An alternative to the full DIY mains filter build in the previous article is to use a standard chassis filter make by either Roxberg or Schaffner. These are off the shelf parts that come assembled in a metal box with input and output tags for L, N,E. They can be selected based on the current rating you require and have various choke sizes.
Choose a filter with a large inductance choke (10mH) for a source component filter like CD players, DAC, pre-amp or small integrated amplifiers for example. Use a smaller inductance (higher current rating such as 10A) for large dedicated power amp filtering. A mid range inductance (5mH) is fine for a computer based filter or more general audio use. The chassis filters can be bought from RS components, CPC and even on ebay occasionally.
You then need to supply a case and output sockets which can either be mounted in the same case as shown below in the commercial version. Alternatively use a 4 to 6 way trailing mains socket as the output from the chassis filter housed in its own smaller separate box. If you cut the lead of the trailing socket, say half way, you can then use the plug side as the input to the filter and the trailing socket side as the output using 2 rubber grommets for cable in and out so just 2 holes to drill in the box used to hold the chassis filter. The chassis filter can be glued in the box with a hot glue gun for example which is ideal or any strong resin based glue.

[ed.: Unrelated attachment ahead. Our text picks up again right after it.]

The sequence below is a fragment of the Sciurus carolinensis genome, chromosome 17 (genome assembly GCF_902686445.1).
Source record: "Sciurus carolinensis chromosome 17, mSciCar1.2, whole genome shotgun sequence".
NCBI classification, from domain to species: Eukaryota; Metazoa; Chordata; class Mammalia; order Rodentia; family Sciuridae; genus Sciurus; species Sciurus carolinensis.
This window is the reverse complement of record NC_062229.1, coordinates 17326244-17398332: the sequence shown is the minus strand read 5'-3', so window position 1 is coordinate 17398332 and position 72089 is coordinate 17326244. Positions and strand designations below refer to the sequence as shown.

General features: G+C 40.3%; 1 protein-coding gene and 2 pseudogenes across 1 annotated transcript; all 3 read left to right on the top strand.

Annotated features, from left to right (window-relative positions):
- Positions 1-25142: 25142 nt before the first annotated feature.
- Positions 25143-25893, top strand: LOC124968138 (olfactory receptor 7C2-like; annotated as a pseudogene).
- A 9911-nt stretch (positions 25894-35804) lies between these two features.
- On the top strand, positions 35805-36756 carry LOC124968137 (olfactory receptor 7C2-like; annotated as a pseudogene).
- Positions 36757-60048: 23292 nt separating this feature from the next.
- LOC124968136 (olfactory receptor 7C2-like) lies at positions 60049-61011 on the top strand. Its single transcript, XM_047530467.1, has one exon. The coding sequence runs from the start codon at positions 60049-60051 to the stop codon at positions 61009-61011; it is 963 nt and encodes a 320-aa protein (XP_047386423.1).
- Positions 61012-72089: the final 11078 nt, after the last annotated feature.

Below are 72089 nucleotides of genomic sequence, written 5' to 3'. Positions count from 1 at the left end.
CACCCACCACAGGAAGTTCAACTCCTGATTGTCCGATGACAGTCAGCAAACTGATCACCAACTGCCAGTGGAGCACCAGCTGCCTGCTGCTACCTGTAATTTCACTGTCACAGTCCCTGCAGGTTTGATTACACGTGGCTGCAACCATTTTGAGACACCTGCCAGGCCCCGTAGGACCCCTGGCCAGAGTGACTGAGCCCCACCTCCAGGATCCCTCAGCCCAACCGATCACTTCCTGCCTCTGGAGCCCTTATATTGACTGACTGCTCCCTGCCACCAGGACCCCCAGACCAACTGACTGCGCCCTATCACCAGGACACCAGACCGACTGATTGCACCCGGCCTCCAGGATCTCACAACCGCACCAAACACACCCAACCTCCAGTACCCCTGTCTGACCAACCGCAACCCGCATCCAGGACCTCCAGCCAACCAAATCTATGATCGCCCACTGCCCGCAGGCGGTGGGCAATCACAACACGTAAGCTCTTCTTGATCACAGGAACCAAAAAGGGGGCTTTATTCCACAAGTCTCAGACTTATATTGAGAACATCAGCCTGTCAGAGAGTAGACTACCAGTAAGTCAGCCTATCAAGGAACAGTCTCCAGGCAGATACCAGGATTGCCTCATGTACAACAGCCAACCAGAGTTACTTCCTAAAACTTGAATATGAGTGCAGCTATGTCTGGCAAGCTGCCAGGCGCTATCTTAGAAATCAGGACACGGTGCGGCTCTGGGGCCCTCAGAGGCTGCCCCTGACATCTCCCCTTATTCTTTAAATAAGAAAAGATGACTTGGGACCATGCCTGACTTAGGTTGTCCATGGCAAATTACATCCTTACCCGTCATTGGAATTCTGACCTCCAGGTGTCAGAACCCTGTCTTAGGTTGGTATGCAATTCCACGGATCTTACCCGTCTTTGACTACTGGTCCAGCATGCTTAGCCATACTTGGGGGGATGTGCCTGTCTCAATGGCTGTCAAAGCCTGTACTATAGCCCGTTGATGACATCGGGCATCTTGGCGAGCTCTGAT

You need to add at least one or more 240V varistors to the input of the chassis filter since they do not generally come with spike protection. They are for removing RFI noise after the spike protection. I usually add 2 in parallel at the input tags and maybe 1 at the output tags.
A varistor will not trigger until it reaches the clamping voltage which is always much higher than the RMS voltage and higher than the peak sine voltage it is designed to be used on. For example the 275V ones I use clamp at 710V. You should pick a varistor voltage based on the RMS rating so for the UK you want around a 240 varistor or somewhere close to this. A 240V varistor will clamp at 650V and mains peak about half this. This means it stops more spikes and not just those reach over 1000V but the lower voltage but still damaging ones.
** Attached PDF file contains the full build article which contains additional information **